For instance in places like China and India an emerging middle class is consuming an improved diet. There is considerable growth in the amount of meat being consumed in these markets, yet the rest of the world according to Time Magazine has a long way to go before they catch up with the average American that consumes more than 250 lbs. of meat per year. This matters considerably because the majority of small grain serves to feed cattle, so as emerging countries increase consumption additional grain will be required to meet this need. A recent ad campaign produced by agribusiness Monsanto Co. suggested that farmers will have to produce more grain in the next 50 years than farming all together has produced for the past 10,000 years.

These soaring predictions are supported by the fact that net farm income in the United States is expected to reach over $95 billion in 2014, according to the United States Department of Agriculture. Together these data points support this asset class as being an investment worth considering. In summary, land is a tangible investment based on current and predicted growth in human consumption utilizing a finite landscape of land resources to grow food. Together these factors, while slow to develop, make more than an arguable case for investing in land, and without argument many of our most successful investors make this asset a critical part of their portfolio.

This content may not be used or reproduced in any manner whatsoever, in part or in whole, without written permission of LANDTHINK. Use of this content without permission is a violation of federal copyright law. The articles, posts, comments, opinions and information provided by LANDTHINK are for informational and research purposes only and DOES NOT substitute or coincide with the advice of an attorney, accountant, real estate broker or any other licensed real estate professional. LANDTHINK strongly advises visitors and readers to seek their own professional guidance and advice related to buying, investing in or selling real estate.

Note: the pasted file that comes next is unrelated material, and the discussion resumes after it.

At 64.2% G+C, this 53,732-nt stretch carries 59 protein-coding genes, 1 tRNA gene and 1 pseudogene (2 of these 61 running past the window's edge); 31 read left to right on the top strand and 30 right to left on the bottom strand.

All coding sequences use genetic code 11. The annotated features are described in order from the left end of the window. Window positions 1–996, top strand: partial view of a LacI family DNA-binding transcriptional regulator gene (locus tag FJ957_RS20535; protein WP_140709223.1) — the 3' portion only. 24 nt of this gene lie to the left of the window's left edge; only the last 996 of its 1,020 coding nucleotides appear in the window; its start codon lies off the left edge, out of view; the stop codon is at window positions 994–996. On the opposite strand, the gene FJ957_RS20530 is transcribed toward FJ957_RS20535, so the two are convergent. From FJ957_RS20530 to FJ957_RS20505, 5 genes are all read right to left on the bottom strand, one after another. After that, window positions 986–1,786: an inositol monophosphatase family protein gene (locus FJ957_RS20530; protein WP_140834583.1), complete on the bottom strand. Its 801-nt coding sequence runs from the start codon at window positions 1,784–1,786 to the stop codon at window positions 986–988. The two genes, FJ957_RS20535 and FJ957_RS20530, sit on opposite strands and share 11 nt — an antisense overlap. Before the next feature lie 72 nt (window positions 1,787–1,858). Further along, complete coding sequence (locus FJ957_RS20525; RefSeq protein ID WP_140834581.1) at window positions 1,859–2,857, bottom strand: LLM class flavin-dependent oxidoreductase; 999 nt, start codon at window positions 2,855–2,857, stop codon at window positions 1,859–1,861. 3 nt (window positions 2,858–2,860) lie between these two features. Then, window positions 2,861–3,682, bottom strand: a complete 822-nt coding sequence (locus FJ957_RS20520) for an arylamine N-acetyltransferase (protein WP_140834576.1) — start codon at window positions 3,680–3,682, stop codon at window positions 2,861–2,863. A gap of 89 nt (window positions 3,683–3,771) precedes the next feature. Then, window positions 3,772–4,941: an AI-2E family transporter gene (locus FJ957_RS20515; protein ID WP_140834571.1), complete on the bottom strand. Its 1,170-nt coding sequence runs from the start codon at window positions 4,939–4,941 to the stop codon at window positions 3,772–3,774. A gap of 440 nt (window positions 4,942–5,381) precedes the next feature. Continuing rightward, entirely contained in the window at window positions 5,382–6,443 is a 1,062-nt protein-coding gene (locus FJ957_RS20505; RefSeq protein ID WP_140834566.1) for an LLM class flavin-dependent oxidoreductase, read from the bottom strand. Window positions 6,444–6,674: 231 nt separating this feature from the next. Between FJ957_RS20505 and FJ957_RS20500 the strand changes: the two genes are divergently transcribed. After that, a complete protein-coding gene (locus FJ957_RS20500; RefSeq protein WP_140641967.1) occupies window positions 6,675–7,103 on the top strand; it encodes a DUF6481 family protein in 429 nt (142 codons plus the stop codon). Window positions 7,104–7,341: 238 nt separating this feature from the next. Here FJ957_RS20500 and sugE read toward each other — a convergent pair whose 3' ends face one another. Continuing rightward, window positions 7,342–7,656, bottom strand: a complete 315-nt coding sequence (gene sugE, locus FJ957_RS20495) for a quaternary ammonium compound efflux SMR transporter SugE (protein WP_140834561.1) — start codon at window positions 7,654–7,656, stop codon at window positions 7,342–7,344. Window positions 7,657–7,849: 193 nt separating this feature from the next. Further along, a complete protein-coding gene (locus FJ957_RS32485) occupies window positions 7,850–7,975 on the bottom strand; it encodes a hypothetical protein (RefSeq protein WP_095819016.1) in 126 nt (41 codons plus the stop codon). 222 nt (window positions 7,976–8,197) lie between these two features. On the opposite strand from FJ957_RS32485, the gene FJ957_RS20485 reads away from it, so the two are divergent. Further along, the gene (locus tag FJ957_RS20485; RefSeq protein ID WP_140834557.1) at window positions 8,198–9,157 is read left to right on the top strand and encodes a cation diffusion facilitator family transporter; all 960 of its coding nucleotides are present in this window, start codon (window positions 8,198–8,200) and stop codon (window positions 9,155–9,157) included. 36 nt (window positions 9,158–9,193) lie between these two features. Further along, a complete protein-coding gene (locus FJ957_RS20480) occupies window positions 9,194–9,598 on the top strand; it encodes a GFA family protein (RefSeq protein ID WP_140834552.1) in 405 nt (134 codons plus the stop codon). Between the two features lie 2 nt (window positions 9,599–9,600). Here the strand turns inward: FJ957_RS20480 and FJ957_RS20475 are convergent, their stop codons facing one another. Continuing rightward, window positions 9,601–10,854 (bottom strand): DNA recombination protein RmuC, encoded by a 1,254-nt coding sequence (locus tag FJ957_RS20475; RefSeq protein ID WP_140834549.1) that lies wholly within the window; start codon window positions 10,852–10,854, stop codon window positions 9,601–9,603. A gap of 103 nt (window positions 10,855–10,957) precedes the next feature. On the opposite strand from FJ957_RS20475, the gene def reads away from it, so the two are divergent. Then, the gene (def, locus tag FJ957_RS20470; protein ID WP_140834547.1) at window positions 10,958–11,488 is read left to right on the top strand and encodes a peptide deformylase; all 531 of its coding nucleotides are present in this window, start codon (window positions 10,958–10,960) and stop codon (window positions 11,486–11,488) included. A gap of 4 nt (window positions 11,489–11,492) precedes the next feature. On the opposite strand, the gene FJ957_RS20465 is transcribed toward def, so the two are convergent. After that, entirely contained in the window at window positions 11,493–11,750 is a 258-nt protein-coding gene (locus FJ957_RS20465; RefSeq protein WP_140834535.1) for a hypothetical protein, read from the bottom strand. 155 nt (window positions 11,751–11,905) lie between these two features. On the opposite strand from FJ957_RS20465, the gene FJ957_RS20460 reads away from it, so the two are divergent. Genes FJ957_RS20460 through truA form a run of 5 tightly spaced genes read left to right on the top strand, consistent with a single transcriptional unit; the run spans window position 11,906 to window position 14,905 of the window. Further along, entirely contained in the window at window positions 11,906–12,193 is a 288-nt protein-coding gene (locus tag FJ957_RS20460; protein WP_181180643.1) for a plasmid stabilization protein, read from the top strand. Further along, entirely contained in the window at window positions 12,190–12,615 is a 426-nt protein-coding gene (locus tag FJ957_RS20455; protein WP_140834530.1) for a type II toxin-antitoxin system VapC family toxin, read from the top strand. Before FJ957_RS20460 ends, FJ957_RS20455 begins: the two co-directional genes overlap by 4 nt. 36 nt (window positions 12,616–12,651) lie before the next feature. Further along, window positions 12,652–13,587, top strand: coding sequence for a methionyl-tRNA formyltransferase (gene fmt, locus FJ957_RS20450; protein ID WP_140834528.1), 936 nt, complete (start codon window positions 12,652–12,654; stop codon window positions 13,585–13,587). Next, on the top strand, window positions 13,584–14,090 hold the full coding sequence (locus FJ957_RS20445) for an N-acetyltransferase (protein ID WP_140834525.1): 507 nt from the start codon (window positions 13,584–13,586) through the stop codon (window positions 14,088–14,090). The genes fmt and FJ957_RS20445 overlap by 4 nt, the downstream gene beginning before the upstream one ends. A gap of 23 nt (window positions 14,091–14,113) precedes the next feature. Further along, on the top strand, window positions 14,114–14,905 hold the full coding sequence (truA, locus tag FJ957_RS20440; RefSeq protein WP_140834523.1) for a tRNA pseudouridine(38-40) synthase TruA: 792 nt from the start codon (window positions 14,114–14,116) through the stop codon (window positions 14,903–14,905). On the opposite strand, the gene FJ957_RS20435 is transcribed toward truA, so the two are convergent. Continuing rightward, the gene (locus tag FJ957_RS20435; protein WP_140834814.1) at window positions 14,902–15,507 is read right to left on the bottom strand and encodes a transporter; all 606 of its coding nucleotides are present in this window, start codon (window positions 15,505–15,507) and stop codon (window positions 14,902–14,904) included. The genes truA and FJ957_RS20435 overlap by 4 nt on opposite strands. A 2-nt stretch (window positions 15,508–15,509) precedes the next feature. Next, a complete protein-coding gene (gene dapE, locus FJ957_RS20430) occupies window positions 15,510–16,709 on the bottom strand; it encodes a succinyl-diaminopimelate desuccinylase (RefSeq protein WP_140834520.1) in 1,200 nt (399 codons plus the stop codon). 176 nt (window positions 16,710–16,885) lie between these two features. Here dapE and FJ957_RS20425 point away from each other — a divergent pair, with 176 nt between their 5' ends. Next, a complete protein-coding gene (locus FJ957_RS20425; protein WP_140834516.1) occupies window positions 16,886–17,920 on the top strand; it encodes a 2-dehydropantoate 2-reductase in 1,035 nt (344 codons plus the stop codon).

About the author

Ben Alder

Ben joined Sperry Van Ness – Miller Commercial Real Estate in December 2011 after working with Coldwell Banker while specializing in land and farm sales since 2004. Ben attended The George Washington University where he obtained degrees in Biology and Environmental Science and is currently working to complete a Master’s degree in resource management. Ben’s services focus primarily on assisting clients to make sound decisions about their land holdings and whether to buy, sell, conserve, hold or develop their land assets. Ben’s real property transactional experience has been focused on farmland and entitled land for any array of land uses. To date, he has closed transactions on over 4000 acres of land in Maryland totaling over $25M in sales since 2004.